Cul De Sac
Cork dorks should head posthaste to Cul de Sac (Piazza di Pasquino 73; www.enotecaculdesac.com), to sample scores of wines they can’t get in Minnesota (start with a glass of the cesanese, although it’s impossible to order poorly here). But this locals-laden enoteca has way more to offer: a locavore menu with eight kinds of pâté, sundry salumi and cheese and homemade pasta, friendly service (a waiter actually asked an indecisive customer how much she wanted to spend on wine) and a fabulous vibe inside and out.
Tucked into a prototypically quaint but preternaturally quiet piazza a block west of the Piazza Navona, Cul de Sac’s outdoor tables are filled by 7 p.m., which is still happy hour for Romans. The booths inside rest under shelves of bottles reaching to the 12-foot-high ceiling, with the nets in between to keep any errant bottles from conking customers on the head.
At a couple of entrances to the Jewish Ghetto, you must pass through turnstiles (no coins needed) that we dubbed “pedestrian roundabouts.” Sadly, the Jews who were forced to live in this flood plain near the Tiber River in the 16th century (after two millenniums of being a free community), had to come in and out through locked gates in massive walls.
The walls came down in the late 19th century, and a stately, imposing synagogue (Lungotevere Dè Cenci) went up on the neighborhood’s edge. The old ghetto now has a few Jewish merchants and restaurants serving Roman Jewish specialties. Don’t miss the fried artichokes at Giggetto (Vie del Portico d’Ottavia 21; www.giggettoalportico.it), and walk off your meal on tree-lined riverside Longotevere de Cenci.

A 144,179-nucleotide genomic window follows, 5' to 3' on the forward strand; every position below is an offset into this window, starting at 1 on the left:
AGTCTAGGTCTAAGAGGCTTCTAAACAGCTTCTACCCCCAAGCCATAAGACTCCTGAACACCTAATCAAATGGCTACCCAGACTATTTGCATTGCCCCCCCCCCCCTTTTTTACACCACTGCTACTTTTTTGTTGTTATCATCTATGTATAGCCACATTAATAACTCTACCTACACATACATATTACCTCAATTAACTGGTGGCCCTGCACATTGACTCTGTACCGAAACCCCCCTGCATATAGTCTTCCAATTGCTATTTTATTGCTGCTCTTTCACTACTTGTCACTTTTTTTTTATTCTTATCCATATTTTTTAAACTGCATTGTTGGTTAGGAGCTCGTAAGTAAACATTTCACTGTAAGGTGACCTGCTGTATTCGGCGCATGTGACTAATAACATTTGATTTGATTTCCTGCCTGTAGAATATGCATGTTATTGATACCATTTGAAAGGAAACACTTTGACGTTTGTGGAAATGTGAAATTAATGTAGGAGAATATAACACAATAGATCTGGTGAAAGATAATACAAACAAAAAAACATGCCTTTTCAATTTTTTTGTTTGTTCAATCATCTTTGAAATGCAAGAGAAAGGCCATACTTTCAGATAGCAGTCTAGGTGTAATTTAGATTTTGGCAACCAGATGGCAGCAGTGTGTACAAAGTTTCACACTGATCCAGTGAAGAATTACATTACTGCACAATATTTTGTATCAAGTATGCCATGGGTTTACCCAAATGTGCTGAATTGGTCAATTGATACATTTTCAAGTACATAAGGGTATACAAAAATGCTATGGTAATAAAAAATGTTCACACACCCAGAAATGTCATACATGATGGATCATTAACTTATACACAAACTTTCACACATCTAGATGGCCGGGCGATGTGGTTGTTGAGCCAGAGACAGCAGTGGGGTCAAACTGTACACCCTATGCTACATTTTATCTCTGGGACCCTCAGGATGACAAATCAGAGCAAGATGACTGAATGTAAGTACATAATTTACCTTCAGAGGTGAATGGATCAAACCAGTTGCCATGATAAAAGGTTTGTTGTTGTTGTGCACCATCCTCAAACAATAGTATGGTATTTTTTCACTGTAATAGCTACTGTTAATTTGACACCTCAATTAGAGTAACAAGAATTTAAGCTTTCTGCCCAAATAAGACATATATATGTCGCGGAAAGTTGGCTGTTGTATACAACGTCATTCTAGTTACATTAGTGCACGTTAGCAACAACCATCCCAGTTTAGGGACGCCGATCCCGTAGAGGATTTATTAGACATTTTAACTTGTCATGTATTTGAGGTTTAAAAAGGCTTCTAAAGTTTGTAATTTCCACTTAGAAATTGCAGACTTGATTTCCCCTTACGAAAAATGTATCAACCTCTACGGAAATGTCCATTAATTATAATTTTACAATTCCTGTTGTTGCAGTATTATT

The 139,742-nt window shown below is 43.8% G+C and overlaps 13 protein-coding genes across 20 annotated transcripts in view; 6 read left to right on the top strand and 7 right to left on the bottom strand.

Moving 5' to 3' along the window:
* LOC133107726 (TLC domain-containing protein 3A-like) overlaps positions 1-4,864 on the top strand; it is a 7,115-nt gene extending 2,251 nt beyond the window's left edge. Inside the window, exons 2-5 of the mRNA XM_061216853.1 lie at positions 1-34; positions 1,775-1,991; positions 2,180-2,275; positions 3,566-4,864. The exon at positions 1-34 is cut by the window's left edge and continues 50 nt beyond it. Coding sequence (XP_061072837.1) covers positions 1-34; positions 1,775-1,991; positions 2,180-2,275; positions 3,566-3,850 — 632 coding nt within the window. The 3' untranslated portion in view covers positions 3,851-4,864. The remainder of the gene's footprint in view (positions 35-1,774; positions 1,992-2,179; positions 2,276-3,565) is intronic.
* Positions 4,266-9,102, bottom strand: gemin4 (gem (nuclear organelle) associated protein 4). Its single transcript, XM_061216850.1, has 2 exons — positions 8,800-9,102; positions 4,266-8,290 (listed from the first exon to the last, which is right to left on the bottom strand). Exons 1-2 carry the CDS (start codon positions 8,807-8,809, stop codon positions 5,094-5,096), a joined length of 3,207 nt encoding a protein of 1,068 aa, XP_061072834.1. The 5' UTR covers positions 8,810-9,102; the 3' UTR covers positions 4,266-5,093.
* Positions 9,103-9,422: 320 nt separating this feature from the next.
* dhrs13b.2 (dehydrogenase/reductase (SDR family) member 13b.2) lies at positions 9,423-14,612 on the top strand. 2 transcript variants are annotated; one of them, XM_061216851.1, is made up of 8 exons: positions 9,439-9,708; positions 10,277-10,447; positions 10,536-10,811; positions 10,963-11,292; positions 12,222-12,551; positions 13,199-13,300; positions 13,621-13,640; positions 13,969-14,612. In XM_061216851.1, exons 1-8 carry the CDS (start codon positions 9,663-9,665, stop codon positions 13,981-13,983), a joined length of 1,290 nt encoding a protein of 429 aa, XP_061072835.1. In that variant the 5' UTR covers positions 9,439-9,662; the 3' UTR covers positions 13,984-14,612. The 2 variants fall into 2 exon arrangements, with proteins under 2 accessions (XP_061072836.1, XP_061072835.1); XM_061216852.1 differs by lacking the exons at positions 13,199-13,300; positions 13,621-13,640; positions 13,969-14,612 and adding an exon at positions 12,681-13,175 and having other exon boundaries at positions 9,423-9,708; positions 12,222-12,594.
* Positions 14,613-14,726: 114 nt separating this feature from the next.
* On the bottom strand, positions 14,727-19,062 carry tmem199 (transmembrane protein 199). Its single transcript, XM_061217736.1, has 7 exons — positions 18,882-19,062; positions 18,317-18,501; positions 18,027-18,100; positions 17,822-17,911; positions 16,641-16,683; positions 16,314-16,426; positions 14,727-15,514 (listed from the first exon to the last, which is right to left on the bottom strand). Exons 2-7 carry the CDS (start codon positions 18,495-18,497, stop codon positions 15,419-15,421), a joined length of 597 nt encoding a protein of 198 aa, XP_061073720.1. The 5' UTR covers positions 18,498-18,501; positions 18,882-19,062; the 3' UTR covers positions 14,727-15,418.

Villa d’Este’s array of eye-popping frescoes are almost worth the 20-mile trek from Rome to Tivoli by themselves. The grandiose fountains in the “back yard” more than cinch the deal.
Installed by one Cardinal Ippolito II d’Este, the son of Lucrezia Borgia, these 25 acres of waterworks (Piazza Trento, Tivoli; www.villadestetivoli.info) use ancient Roman hydraulic-engineering principles and range from the simple to the massive, from an endless row of smaller jet streams to a multifaceted “nymphaeum.” These spigots aside, the gardens include lovely landscaping and some gravity-defying trees. Similar landscapes are depicted inside, spread through a suite of art-filled rooms that, were they housed in Rome, would be anything but “hidden.”
Taking a hungry kid to Pasticceria Dagnino (Via V. Emanuele Orlando 75; www.pasticceriadagnino.com) would easily make the shortlist of Worst Ideas Ever. Popping in as an even slightly ravenous adult isn’t such a grand notion, either. The almost unending assortment of mouthwatering sweets at this Sicilian-style bakery includes ice cream and cake, cookies and cannoli. But what marks it as Sicilian is a boundless batch of that island’s cassata cakes and marzipan crafted into brightly colored, exquisitely detailed fruits. Drool alert! You can skip all that eye candy by sitting and ordering at a table in the tony gallery near the Termini station, but why would you? Bonus points for the best cappuccino by far we had during our two weeks in Italy.
Most of us have found ourselves in a museum gawking at some oddity and thinking (or saying) “Is this art? Really?” That’s certainly the rote response at the catacombs in the Church of the Immaculate Conception (Via Vittorio Veneto 27; www.cappucciniviaveneto.it), where thousands of bones have been fashioned into light fixtures, hourglasses, arches and even flowers in rooms with names such as “The Crypt of Pelvises.” The Catholic Church’s Capucin sect, which has a history of an often-cultish relationship with the dead, crafted these “works of art” with the remains of 4,000 of their flock. Appreciating, or at least understanding, this attitude is enhanced mightily by a fabulous museum above the crypt, leading to a plaque that advises “What you are now, we used to be. What we are now, you shall be.” OK, then.